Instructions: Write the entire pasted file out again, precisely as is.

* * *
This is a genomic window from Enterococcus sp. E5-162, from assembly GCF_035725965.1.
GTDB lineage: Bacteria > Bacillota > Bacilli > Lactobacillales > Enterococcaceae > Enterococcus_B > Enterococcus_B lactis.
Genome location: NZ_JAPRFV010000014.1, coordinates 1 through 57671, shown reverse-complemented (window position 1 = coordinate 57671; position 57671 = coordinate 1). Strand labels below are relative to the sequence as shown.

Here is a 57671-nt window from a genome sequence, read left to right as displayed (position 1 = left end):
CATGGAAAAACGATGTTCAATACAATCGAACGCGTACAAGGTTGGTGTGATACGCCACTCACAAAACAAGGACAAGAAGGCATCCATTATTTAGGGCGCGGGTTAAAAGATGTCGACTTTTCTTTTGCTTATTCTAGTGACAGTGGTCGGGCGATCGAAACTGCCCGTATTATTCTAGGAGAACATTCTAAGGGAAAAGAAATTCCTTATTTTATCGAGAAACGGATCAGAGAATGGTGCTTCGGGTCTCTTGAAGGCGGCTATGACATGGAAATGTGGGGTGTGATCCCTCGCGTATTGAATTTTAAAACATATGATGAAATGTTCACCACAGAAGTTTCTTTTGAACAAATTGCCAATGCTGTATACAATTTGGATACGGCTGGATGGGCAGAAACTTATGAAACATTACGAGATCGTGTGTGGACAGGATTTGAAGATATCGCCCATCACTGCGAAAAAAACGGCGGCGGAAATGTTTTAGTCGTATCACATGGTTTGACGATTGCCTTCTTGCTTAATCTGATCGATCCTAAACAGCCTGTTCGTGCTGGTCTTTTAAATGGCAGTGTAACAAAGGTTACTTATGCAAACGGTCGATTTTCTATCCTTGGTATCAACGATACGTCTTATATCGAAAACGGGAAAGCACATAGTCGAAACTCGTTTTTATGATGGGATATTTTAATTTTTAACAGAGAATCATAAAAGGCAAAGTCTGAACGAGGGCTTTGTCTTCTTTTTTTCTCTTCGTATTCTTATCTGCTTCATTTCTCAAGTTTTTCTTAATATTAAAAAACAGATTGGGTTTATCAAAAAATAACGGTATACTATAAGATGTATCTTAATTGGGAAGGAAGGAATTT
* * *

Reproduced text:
This is a genomic window from Enterococcus sp. E5-162, from assembly GCF_035725965.1.
GTDB lineage: Bacteria > Bacillota > Bacilli > Lactobacillales > Enterococcaceae > Enterococcus_B > Enterococcus_B lactis.
Genome location: NZ_JAPRFV010000014.1, coordinates 1 through 57671, shown reverse-complemented (window position 1 = coordinate 57671; position 57671 = coordinate 1). Strand labels below are relative to the sequence as shown.

Here is a 57671-nt window from a genome sequence, read left to right as displayed (position 1 = left end):
CATGGAAAAACGATGTTCAATACAATCGAACGCGTACAAGGTTGGTGTGATACGCCACTCACAAAACAAGGACAAGAAGGCATCCATTATTTAGGGCGCGGGTTAAAAGATGTCGACTTTTCTTTTGCTTATTCTAGTGACAGTGGTCGGGCGATCGAAACTGCCCGTATTATTCTAGGAGAACATTCTAAGGGAAAAGAAATTCCTTATTTTATCGAGAAACGGATCAGAGAATGGTGCTTCGGGTCTCTTGAAGGCGGCTATGACATGGAAATGTGGGGTGTGATCCCTCGCGTATTGAATTTTAAAACATATGATGAAATGTTCACCACAGAAGTTTCTTTTGAACAAATTGCCAATGCTGTATACAATTTGGATACGGCTGGATGGGCAGAAACTTATGAAACATTACGAGATCGTGTGTGGACAGGATTTGAAGATATCGCCCATCACTGCGAAAAAAACGGCGGCGGAAATGTTTTAGTCGTATCACATGGTTTGACGATTGCCTTCTTGCTTAATCTGATCGATCCTAAACAGCCTGTTCGTGCTGGTCTTTTAAATGGCAGTGTAACAAAGGTTACTTATGCAAACGGTCGATTTTCTATCCTTGGTATCAACGATACGTCTTATATCGAAAACGGGAAAGCACATAGTCGAAACTCGTTTTTATGATGGGATATTTTAATTTTTAACAGAGAATCATAAAAGGCAAAGTCTGAACGAGGGCTTTGTCTTCTTTTTTTCTCTTCGTATTCTTATCTGCTTCATTTCTCAAGTTTTTCTTAATATTAAAAAACAGATTGGGTTTATCAAAAAATAACGGTATACTATAAGATGTATCTTAATTGGGAAGGAAGGAATTT